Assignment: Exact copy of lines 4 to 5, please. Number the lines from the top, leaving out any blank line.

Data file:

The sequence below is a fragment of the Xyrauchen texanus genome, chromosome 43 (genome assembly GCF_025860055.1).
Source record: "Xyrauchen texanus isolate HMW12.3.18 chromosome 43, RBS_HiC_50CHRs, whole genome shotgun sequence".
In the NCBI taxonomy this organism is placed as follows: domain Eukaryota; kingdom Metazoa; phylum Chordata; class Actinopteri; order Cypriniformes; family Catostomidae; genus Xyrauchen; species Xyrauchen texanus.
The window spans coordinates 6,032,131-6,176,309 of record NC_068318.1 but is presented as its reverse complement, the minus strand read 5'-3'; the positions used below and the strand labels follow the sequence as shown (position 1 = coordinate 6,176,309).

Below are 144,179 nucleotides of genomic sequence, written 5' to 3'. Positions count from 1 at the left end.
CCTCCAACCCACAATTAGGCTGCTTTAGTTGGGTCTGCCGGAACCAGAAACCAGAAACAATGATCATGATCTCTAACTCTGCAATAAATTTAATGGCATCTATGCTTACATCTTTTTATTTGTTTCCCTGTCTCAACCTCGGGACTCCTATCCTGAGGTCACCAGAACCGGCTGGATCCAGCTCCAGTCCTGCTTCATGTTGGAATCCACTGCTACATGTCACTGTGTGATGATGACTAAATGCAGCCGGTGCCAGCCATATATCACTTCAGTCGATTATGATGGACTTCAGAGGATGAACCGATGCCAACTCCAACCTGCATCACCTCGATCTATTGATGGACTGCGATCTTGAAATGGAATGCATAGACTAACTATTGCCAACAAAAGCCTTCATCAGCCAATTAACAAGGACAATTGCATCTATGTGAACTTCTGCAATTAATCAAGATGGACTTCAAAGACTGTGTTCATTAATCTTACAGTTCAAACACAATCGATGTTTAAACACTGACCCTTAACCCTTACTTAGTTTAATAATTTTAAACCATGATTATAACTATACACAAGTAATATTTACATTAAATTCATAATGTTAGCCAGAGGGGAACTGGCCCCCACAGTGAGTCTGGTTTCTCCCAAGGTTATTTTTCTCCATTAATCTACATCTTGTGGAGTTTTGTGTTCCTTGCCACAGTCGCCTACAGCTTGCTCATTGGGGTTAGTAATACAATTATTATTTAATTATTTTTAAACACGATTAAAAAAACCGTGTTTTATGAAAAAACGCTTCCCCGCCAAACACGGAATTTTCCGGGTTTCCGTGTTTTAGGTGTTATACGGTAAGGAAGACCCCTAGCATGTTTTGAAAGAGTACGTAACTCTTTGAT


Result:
The window spans coordinates 6,032,131-6,176,309 of record NC_068318.1 but is presented as its reverse complement, the minus strand read 5'-3'; the positions used below and the strand labels follow the sequence as shown (position 1 = coordinate 6,176,309).

Below are 144,179 nucleotides of genomic sequence, written 5' to 3'. Positions count from 1 at the left end.